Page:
The Kaleidoscopic Career of John Highfill

by Joshua McMorrow-Hernandez, contributing editor to CDN Publishing. This article appeared “A Lighter Shade of Grey” story in the July 2019 Monthly Greysheet.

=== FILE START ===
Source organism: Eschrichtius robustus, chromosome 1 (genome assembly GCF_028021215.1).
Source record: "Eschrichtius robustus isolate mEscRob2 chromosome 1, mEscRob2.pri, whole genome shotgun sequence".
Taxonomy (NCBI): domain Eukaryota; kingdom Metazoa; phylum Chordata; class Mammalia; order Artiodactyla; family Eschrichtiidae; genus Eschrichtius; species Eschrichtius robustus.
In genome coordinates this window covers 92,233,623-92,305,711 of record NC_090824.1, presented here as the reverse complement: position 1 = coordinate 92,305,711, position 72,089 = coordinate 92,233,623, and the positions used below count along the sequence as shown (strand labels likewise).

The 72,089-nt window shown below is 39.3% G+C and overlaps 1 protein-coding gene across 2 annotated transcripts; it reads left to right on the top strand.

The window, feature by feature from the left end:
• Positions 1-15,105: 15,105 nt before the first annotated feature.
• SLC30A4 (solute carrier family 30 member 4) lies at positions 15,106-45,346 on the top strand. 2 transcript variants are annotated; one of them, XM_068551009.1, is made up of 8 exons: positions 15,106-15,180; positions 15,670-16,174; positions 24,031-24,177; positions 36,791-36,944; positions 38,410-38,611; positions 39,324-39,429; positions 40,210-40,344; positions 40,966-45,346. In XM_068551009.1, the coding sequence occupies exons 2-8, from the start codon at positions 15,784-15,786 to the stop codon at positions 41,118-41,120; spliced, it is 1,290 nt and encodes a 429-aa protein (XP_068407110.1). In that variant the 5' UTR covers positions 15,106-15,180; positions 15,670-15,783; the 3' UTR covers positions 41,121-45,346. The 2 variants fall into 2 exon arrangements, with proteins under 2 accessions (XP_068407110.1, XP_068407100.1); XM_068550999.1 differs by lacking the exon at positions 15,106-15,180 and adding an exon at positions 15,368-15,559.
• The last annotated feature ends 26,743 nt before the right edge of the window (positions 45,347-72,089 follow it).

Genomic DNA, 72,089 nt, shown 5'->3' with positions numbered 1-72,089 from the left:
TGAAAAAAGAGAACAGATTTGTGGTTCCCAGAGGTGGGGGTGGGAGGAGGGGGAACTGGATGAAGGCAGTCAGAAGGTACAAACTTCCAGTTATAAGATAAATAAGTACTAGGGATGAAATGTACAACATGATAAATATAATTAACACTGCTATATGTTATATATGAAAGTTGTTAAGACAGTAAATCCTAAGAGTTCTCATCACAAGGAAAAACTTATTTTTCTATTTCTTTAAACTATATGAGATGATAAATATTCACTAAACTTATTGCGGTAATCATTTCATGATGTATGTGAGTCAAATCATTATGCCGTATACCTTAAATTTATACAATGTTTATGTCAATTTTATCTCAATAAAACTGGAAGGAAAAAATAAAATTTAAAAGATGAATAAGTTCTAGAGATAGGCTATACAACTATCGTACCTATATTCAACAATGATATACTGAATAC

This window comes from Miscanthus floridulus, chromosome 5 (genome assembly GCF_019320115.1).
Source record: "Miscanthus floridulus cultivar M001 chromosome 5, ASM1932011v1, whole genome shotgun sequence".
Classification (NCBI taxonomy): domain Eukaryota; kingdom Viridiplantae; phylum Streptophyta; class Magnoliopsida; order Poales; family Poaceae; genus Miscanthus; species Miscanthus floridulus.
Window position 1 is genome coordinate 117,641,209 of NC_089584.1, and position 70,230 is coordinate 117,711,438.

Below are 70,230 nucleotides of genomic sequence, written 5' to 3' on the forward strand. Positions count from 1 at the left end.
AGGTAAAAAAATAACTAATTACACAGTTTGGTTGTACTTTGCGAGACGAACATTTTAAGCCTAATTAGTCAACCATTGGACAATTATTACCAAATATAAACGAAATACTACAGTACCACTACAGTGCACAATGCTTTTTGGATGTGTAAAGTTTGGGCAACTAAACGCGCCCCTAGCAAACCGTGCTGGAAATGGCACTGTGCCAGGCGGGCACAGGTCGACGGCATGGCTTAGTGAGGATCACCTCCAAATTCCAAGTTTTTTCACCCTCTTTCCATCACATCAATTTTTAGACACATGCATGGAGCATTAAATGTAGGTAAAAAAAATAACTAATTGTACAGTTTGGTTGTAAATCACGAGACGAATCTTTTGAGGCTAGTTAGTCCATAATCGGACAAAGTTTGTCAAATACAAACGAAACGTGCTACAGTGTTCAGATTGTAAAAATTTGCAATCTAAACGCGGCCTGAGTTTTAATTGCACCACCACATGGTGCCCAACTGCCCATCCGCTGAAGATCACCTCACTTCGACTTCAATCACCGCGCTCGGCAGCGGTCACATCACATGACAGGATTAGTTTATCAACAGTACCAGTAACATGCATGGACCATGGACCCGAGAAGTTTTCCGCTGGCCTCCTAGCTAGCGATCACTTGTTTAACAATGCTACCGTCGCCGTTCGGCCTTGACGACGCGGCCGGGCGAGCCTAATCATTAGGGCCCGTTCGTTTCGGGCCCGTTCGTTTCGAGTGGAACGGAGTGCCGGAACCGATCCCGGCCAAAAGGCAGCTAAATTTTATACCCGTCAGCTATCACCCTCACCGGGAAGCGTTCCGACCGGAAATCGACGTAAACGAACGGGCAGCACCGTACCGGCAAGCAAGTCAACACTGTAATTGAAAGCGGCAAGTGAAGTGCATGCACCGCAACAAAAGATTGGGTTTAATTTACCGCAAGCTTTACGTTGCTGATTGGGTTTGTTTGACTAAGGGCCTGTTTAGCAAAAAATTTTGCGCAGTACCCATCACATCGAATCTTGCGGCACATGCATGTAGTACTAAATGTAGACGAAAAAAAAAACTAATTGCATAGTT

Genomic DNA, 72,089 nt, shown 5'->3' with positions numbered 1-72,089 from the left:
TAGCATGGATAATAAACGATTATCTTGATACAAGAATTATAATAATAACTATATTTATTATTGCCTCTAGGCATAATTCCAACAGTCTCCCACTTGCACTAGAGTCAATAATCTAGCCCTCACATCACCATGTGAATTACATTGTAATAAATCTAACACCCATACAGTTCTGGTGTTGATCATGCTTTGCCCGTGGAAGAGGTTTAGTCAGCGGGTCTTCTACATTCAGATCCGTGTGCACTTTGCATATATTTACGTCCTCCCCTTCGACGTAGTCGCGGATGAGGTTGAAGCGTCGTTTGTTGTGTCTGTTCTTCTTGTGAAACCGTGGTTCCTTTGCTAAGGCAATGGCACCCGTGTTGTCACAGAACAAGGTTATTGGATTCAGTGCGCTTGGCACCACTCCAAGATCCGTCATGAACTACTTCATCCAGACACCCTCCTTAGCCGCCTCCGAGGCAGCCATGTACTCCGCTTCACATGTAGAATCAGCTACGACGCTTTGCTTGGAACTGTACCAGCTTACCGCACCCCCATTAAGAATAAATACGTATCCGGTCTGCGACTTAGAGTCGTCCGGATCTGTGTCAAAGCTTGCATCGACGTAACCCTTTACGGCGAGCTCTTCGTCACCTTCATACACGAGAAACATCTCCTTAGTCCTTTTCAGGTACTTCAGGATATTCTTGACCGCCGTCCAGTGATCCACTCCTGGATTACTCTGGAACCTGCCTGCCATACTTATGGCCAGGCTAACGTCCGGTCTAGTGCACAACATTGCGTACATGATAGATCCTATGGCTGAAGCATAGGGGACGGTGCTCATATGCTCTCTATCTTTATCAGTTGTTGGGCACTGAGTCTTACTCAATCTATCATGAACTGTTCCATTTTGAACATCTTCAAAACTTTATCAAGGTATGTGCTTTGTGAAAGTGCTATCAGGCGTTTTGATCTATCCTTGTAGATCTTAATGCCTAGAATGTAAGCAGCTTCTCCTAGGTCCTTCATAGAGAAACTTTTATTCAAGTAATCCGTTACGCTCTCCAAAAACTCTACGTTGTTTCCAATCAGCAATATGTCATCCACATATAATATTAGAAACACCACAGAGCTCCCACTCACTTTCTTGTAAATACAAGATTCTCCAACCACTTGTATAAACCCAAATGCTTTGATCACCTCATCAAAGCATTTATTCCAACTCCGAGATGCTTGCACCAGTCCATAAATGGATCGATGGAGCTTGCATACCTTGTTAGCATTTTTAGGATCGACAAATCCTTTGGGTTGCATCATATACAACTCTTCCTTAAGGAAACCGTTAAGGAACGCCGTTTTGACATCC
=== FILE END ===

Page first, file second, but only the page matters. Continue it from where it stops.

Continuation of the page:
John Highfill is known as a silver dollar guru. Having founded the National Silver Dollar Round Table in 1982 and a decade later published his landmark 1,200-page tome, The Comprehensive U.S. Silver Dollar Encyclopedia (Oklahoma Coin Exchange, 1992), Highfill is indelibly linked to numismatics. It’s a reputation he has only further cemented by serving on the boards of governors for significant organizations like the ANA and ICTA. In so many ways, Highfill isn’t your ordinary numismatist—and not just because he’s risen to the top of the hobby. The 76-year-young Highfill can still run cartwheels around his “cartwheels,” and that’s in part because he’s learned how to roll with the punches. This renaissance man has been as successful outside of coin collecting as he’s been in numismatics. During his days in the record industry, he once rubbed elbows with the likes of popular artists Elvis Presley, Kenny Rogers, Karen Carpenter, and Donny Osmond. He later had a lucrative brush with the famous 1990s-era plush collectibles known as Beanie Babies. According to Highfill, the numerous successes he’s enjoyed in his long and colorful career has simply been a matter of “luck.” Maybe so… Or, perhaps, he’s just thought outside the box all of these years.